Decolonizing the Technological Imagination: Towards a Framework for the History of Technology
For the last 50 years, historians of technology have focused primarily on case studies of recent history. I argue that scholars need a new framework — one that includes prehistory and archaic states' technological systems — to better understand history. Otherwise, history is reduced "to a mere stuttering repetition of the present." (C. Tilley) For prehistory, I illustrate this point using Chrisophe and Helwige Boesch's studies of chimpanzee tool-use. Their findings suggest a vastly different gender-technology relationship for hominids' discovery and early use of stone tools. The socio-political and technological systems of archaic states provides a second example. Scholars' have vastly increased knowledge about these systems allow historians to revisit the relationship between technology and society. Human learning often advances using comparison and contrast. Knowledge about prehistoric and archaic states' paradigms and world views enables a comparison of many different systems (and their embodied values) with industrial technological systems. Better historical understanding can help humanity find appropriate technological systems for the future.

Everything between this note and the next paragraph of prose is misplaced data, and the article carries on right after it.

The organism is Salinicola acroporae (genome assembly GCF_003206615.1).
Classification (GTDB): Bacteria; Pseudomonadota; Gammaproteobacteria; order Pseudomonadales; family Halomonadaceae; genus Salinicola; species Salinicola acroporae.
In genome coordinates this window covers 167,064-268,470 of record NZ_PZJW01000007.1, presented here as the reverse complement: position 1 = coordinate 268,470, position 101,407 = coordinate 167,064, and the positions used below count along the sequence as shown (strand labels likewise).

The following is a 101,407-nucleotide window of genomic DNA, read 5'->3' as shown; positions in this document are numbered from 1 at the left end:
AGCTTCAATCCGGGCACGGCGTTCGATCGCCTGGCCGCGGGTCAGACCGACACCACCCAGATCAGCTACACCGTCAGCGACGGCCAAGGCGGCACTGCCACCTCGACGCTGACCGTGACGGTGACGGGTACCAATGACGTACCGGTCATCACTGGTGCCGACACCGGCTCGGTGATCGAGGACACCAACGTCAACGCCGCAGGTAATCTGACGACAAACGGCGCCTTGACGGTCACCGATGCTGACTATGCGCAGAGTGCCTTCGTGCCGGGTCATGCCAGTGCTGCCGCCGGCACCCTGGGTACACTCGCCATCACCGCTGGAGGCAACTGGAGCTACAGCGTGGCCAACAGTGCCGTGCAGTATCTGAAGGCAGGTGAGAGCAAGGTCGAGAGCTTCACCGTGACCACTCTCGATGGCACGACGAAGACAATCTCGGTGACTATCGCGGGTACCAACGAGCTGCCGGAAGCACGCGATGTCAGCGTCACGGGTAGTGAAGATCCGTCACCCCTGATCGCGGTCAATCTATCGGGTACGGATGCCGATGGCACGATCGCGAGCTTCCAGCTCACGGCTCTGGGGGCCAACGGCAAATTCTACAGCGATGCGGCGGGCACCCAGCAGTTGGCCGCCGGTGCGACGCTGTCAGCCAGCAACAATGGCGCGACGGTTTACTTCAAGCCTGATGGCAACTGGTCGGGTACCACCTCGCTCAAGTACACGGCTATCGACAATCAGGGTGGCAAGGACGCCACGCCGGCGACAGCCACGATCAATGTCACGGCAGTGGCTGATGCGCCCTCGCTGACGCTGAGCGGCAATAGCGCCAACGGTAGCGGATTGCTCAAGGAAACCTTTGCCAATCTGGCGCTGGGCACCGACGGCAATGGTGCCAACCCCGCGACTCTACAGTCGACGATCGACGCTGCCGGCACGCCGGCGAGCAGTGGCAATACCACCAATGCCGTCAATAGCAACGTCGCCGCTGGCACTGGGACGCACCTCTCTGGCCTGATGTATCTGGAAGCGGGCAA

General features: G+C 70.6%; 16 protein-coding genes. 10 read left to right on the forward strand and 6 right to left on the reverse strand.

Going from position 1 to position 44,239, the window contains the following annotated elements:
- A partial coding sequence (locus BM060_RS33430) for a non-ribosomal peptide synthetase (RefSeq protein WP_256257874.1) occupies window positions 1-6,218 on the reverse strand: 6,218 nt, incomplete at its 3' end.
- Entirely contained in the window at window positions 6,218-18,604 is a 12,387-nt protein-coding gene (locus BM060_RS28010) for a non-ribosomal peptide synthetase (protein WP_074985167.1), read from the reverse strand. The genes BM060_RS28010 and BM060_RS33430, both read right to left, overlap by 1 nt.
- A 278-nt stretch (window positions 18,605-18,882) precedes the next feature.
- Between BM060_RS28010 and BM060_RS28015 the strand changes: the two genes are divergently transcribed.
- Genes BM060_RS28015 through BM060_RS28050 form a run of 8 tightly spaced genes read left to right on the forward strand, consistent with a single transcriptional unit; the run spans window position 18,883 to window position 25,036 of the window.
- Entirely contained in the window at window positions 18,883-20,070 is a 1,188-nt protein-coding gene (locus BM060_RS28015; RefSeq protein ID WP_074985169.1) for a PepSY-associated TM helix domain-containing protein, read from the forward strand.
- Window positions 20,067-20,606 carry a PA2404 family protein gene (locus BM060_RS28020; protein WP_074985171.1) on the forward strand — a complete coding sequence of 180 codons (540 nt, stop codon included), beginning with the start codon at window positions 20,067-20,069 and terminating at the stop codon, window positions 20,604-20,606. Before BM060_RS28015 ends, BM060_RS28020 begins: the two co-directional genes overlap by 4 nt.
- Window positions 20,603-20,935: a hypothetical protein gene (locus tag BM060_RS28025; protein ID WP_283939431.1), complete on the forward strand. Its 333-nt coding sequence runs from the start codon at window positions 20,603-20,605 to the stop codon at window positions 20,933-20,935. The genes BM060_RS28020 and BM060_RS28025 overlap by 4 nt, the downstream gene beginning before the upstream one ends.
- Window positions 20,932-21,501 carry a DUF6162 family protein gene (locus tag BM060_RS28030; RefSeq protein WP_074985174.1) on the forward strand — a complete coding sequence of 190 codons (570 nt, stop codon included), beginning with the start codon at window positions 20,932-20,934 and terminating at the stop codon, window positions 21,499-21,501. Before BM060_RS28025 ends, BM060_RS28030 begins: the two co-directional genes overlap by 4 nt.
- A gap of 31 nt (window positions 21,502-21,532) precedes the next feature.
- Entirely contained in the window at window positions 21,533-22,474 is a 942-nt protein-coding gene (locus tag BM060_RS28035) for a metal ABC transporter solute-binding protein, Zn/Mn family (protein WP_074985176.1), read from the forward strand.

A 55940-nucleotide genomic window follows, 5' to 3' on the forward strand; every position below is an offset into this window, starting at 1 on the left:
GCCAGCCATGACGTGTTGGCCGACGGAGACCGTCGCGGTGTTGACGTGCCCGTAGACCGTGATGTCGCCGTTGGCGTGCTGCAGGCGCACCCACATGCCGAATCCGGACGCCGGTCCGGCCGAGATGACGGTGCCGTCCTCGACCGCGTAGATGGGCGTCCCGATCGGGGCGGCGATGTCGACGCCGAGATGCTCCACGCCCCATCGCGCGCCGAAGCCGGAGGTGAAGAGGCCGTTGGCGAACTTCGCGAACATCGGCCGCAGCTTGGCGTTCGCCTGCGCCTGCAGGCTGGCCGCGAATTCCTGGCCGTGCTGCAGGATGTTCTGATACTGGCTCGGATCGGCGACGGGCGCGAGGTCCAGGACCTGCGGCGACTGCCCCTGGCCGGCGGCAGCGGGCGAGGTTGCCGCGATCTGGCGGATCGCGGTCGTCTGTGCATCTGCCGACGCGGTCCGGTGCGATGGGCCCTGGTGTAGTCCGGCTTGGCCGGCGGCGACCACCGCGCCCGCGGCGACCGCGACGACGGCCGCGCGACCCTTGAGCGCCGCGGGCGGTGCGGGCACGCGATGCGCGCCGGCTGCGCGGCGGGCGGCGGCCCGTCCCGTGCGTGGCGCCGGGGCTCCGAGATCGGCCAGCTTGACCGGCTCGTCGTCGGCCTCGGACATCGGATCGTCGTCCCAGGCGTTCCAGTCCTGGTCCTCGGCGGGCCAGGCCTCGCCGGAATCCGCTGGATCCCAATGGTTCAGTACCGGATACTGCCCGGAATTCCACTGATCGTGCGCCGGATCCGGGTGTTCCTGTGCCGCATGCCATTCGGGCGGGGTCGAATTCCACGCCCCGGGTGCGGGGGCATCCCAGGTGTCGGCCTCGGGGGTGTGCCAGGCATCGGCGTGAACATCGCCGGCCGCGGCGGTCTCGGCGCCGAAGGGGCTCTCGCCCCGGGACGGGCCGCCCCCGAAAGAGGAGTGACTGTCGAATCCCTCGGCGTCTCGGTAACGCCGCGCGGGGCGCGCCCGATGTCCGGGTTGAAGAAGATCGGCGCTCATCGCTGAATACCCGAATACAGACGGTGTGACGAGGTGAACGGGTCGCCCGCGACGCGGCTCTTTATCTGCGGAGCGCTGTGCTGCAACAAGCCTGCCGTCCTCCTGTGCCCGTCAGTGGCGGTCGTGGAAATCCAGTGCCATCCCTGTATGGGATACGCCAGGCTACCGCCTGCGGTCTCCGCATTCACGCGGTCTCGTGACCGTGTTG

Keywords: History of Technology, Frameworks, Prehistory, Archaic States, Paradigms, Thomas Kuhn, Gender and Technology, Socio-political systems
Dr. Kathleen Ochs
Associate Professor, Liberal Arts and International Studies, Colorado School of Mines